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Why Must I Be a Crustacean in Love?

August 30, 2012

Note: Due to the disc issues I didn’t actually capture this myself, but took it from here. But it’s basically what I would have chosen.

Original airdate: February 6, 2000

Written by Eric Kaplan; Directed by Brian Sheesley

So after finally getting some good Zoidberg in the previous episode, in “Why Must I Be a Crustacean in Love?” we finally – 18 episodes into the series – get a Zoidberg centric. Seeing as we know virtually nothing about the good lobster, it’s nice to flesh his character out a bit. This is achieved by once again paying homage to the king of sci-fi TV that is Star Trek, with this ridiculous parody of the classic Trek episode “Amok Time” (a.k.a. the one where Spock has to mate and he has to fight Kirk with the things). This episode doesn’t really enhance Zoidberg’s character in a massive way, but it provides an extended look at him, with a greater focus than his usual one-line weirdness. Now we get to see that his weird rituals and behaviour are entirely common to that of the rest of his species.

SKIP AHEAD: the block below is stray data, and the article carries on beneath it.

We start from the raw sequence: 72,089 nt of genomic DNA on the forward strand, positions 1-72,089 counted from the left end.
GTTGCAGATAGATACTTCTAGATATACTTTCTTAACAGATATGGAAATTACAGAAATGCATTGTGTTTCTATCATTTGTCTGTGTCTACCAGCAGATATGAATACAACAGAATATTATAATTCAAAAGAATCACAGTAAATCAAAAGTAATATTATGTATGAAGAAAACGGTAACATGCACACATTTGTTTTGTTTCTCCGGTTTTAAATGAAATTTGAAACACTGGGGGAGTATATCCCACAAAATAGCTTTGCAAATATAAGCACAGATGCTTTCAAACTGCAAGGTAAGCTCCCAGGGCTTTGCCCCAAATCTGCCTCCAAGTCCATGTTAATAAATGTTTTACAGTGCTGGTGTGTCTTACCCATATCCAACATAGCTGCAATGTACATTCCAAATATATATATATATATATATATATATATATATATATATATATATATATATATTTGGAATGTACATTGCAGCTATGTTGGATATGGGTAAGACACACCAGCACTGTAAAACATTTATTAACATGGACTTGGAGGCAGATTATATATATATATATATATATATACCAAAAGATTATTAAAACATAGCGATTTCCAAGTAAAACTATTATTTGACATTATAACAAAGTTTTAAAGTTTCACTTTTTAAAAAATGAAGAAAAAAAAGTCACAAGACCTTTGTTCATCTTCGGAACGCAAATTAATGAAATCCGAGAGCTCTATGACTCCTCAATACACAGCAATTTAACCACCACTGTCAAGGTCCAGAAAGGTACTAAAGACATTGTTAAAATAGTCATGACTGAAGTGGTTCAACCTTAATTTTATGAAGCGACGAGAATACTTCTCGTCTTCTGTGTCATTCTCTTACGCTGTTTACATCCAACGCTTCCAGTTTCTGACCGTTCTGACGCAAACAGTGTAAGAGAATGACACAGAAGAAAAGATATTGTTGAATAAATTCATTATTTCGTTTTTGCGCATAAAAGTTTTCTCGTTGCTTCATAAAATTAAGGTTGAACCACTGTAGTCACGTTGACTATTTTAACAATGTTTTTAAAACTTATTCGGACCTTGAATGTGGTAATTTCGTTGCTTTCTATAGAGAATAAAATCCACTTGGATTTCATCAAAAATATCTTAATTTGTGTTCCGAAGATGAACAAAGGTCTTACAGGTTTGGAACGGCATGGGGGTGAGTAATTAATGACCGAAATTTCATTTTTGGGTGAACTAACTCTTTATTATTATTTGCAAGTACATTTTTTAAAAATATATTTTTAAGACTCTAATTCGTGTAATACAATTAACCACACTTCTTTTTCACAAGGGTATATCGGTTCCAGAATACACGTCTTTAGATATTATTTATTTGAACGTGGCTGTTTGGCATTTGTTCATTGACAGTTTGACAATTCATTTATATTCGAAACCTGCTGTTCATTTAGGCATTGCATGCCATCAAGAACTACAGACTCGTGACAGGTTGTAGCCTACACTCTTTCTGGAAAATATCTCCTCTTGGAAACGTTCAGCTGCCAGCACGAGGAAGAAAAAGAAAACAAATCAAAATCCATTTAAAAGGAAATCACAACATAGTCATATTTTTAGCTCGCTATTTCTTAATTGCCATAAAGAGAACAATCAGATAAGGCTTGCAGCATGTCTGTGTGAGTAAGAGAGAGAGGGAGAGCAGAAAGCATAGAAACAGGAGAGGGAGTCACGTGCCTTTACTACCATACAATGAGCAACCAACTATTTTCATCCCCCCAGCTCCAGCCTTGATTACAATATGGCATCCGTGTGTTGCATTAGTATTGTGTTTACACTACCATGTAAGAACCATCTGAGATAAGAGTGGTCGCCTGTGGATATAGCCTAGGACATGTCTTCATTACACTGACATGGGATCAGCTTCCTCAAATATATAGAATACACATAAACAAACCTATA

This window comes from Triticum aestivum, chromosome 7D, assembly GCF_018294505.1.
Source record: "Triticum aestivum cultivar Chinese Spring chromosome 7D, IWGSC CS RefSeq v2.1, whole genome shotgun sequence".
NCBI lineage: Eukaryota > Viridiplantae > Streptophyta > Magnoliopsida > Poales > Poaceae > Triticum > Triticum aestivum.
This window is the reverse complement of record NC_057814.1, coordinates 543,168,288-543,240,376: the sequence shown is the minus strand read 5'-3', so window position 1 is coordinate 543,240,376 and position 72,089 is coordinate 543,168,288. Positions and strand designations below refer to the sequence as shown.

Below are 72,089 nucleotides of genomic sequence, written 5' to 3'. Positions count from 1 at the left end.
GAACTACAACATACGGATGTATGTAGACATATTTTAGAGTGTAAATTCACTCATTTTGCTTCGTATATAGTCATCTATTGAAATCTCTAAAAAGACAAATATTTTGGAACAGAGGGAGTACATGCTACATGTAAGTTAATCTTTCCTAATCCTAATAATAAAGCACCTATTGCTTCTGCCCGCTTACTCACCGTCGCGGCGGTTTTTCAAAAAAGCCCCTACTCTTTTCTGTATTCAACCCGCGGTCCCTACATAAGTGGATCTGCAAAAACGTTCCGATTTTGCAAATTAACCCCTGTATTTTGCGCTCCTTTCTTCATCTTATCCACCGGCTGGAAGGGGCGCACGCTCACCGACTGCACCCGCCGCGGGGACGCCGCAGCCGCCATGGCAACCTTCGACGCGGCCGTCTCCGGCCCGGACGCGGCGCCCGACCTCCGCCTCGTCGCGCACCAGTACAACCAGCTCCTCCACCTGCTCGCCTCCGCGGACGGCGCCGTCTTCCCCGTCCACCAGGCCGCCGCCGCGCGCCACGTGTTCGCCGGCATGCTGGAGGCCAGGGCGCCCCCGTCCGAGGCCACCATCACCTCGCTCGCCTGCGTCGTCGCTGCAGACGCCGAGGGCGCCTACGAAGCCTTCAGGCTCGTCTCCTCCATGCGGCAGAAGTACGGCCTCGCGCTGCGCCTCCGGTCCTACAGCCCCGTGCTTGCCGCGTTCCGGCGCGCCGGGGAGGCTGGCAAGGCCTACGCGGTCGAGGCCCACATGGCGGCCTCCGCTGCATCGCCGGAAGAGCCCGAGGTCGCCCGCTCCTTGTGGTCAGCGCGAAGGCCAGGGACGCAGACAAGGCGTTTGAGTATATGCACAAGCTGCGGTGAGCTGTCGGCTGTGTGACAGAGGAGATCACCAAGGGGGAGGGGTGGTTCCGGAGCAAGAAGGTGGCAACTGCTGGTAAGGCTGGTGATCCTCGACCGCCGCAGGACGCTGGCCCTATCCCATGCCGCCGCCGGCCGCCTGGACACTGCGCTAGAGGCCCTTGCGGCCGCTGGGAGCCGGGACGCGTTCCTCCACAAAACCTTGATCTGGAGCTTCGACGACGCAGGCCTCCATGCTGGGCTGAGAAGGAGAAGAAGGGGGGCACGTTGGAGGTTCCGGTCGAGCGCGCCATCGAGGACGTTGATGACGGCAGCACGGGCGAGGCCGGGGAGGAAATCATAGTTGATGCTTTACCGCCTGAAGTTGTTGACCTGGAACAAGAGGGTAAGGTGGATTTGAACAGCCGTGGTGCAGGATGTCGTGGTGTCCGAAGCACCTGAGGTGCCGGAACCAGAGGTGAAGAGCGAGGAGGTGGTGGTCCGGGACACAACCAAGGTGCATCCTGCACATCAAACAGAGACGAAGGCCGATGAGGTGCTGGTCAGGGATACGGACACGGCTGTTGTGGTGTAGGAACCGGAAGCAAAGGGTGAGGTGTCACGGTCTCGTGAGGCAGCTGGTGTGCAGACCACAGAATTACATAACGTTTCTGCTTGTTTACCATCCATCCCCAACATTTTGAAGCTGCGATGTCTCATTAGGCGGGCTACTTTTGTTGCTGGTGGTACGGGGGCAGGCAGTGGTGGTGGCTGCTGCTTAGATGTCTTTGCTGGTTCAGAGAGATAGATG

It’s another well-plotted character story. Zoidberg is incredibly frisky and runs amok during a trip to the gym. It must be mating time, so he – and Fry, Leela and Bender – journey back to his home planet Decapod 10, in order to fertilize a female Decapodian’s clutch of eggs with his male jelly. However, it seems that while his appearance and behaviour are matched by his peers, being a failed doctor and pitiful loser on Earth also makes you a pitiful loser on Decapod 10, as Zoidberg fails to attract a mate. This is despite performing exactly the same absurd mating ritual as every other male (“I’ve heard that line before”). Decapodian women can presumably smell failure (“I’m sorry Zoidberg, you’re just an inferior male specimen”). It’s up to Fry to win him a mate, which given his own successes with women is surely going to only end one way. Fry tells Zoidberg about love and romance – alien concepts for the Decapodians, who care only for simply reproducing. He teaches a hilariously baffled Zoidberg the human way to woo, focusing on disingenuous feelings and compliments rather than direct desire to mate. Zoidberg’s attempt at this proves surprisingly successful, as his persuades Edna – apparently the most desirable female with the largest clutch of eggs – to go on a date with him. This goes well and Zoidberg does fall in love with her. But then Edna accidentally falls in love with Fry. Despite Fry having no interest in her, Zoidberg invokes Claw-Plach, the Decapodian tradition of fighting to the death over pointless issues. As the Decapodian ruler puts it – in a line which sums up the humour of the episode – “once invoked, the sacred tradition of Claw-Plach cannot be taken back. It is a recent tradition, only 18 years old, but it is a tradition nonetheless.” Claw-Plach is as insane as to be expected, with the usually docile Zoidberg now maniacal and fighting a giant nutcracker wielding Fry, who is once again thrust into a situation of utter incomprehensibility. It’s a great comedy fight which Fry is about to win before dropping his weapon to give a heartfelt speech about why he doesn’t want to kill his friend. Zoidberg takes this opportunity to cut Fry’s arm off, leading Fry to reverse his decision. But before either can actually kill the other, they realize everyone else has already gone to the mating frenzy, with Edna picking the leader as her mate. So Zoidberg gets no action, but on the plus side, he remains alive, as Decapodian reproduction results in death.